Wreckage discovered in Pine Knoll Shores
- On 17/09/2011
- In Parks & Protected Sites
By Eren Tataragasi - Topsail Voice
For the second time this year, town staff here have unearthed a mystery, and this time it might be tied to one of the Crystal Coast’s many shipwrecks.
This spring the public services staff uncovered what might have been World War II bunkers on the beach, or a large septic tank, but the structure was demolished before it could be determined.
On Wednesday, town public services director Ernie Rudolph found something near the Clamdigger Inn that is part of a shipwreck, possibly that of the old iron steamer.
Mr. Rudolph received the tip about the possible wreck from Jim Francesconi, artificial reef program director with the N.C. Division of Marine Fisheries. Mr. Francesconi was on the beach clearing tires from the beach that Hurricane Irene had loosened from an artificial reef.
So Mr. Rudolph and town employees Howard Henderson and Sonny Cunningham headed to the beach where they uncovered an old piece of a ship that Mr. Rudolph believes could be part of the SS Pevensey, which ran ashore in 1864.
Once Mr. Rudolph and his crew got the wreckage out of the sand, what they discovered were large wooden beams, still attached, that had once been covered with metal on both sides.
In some of the wood, there’s still metal that runs in between the panels and wooden dowel plugs, and you can still see and smell that some of the pieces were caulked with tar.
The wooden planks are five inches wide and built to the standard English system of measurement. The dowel plugs are an even fraction, 7/8 of an inch, to be exact.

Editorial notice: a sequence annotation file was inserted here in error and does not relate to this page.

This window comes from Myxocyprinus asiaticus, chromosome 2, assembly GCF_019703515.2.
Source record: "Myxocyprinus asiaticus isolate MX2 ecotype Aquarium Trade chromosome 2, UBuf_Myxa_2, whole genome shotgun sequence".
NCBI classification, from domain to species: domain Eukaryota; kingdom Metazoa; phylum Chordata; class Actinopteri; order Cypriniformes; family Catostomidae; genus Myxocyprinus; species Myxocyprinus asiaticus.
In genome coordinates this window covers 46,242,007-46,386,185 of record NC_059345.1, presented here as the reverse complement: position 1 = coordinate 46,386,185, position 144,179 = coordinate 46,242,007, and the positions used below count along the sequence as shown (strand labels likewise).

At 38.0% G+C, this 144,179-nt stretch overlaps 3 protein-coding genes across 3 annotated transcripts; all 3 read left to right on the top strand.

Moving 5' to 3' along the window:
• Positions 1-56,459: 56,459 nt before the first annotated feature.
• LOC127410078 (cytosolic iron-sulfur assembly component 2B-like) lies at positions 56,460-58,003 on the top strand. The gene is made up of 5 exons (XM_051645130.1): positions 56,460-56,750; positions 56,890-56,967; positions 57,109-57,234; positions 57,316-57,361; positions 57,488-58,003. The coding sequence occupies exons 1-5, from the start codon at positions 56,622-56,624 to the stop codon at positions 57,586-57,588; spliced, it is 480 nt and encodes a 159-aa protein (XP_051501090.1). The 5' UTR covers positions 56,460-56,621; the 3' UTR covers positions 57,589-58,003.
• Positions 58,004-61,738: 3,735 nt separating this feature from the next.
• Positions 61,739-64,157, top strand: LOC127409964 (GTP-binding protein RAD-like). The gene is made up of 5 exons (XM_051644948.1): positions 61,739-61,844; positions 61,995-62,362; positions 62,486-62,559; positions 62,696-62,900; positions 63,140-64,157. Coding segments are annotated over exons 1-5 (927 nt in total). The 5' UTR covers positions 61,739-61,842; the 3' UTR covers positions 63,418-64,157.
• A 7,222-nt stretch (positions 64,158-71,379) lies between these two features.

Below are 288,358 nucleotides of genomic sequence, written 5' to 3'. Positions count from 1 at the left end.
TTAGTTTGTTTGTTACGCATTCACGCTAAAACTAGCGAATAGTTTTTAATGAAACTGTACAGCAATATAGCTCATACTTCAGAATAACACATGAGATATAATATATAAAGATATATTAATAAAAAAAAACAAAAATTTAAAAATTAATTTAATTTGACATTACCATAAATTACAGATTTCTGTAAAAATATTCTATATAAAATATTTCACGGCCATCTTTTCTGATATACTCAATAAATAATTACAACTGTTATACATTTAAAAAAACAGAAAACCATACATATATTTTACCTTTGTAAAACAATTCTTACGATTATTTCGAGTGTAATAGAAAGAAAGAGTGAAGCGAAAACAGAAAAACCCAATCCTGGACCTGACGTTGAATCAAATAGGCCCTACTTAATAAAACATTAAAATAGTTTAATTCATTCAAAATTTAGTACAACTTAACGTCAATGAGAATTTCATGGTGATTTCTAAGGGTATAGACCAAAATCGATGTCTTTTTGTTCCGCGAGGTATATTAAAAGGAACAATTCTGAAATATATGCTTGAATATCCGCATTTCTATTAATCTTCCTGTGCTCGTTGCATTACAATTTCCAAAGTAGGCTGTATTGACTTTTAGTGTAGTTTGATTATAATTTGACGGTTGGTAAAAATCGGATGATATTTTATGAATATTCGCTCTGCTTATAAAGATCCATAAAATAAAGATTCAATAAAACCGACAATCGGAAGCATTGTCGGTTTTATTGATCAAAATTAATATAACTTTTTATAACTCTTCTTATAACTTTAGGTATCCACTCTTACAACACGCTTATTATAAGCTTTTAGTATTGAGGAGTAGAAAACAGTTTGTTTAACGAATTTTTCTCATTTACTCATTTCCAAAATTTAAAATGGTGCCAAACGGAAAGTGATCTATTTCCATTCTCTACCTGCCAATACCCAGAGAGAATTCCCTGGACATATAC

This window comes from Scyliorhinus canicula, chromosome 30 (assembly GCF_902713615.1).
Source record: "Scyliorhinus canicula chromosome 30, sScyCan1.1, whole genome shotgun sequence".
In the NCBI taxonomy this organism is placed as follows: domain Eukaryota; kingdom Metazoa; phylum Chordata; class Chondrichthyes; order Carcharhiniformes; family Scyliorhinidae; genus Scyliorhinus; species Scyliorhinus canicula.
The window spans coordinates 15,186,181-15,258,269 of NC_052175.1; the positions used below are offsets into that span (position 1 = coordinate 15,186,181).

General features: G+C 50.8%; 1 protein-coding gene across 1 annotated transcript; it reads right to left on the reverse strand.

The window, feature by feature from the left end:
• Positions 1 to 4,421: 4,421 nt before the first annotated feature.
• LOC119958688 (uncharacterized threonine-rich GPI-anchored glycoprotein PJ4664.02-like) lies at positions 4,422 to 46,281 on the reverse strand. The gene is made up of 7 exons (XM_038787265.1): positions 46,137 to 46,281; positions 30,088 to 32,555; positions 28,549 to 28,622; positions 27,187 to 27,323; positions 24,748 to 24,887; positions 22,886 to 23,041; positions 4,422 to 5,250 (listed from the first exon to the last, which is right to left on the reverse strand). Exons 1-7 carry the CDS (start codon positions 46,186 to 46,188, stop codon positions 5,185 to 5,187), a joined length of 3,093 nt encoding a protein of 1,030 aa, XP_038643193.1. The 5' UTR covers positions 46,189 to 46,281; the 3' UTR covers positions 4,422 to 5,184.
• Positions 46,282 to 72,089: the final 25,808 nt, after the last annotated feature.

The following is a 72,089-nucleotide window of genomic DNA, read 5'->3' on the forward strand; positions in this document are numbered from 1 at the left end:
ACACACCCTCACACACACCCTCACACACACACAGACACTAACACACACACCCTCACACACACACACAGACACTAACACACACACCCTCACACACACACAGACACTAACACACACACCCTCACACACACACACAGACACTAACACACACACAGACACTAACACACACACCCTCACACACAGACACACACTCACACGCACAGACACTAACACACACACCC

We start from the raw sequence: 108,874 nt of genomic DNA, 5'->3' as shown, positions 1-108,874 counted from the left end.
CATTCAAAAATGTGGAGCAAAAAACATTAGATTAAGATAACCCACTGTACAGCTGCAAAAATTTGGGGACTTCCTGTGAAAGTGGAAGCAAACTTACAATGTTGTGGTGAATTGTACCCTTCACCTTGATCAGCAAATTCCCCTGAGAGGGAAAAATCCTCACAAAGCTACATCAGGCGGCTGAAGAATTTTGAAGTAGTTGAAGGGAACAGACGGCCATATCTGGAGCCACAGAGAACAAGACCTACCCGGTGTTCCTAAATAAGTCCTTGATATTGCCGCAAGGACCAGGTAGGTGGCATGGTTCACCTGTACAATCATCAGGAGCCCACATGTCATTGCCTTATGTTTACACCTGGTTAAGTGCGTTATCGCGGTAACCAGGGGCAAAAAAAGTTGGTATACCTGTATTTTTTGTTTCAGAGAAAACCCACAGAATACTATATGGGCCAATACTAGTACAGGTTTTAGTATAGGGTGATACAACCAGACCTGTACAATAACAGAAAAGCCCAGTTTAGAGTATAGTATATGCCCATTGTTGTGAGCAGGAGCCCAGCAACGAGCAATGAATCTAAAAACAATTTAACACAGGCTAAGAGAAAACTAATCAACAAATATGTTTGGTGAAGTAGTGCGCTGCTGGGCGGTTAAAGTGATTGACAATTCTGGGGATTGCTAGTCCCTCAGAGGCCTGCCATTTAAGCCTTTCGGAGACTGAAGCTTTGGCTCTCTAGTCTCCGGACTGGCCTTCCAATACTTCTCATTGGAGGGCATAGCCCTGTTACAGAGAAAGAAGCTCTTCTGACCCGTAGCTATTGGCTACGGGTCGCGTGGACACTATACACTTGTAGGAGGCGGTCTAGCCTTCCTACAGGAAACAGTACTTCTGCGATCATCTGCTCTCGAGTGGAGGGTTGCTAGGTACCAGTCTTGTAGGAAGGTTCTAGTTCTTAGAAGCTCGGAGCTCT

Mr. Rudolph said the iron steamer was called an iron ship, but it’s unclear whether it was a ship built wholly out of iron, or if it was a wooden, iron-plated ship. If it’s the latter, this could very well be a piece of that vessel.
Mr. Rudolph said the Pevensey was built in London in 1863, so it was still new when it wrecked.
“It could be part of hundreds of wrecks out here, but the museum will be able to tell,” he said.
According to the N.C. Department of Cultural Resources, the SS Pevensey was a blockade-runner serving the Confederacy and was run aground June 9, 1864, by the Union supply ship New Berne.
The ship was an iron-hulled sidewheel steamer, typical of the type of vessel used to run the federal blockade during the Civil War. It had one deck, two masts, and was schooner rigged.
It was built by Charles Lungley of London and the machinery was manufactured by Northam Iron Works of Southampton, England.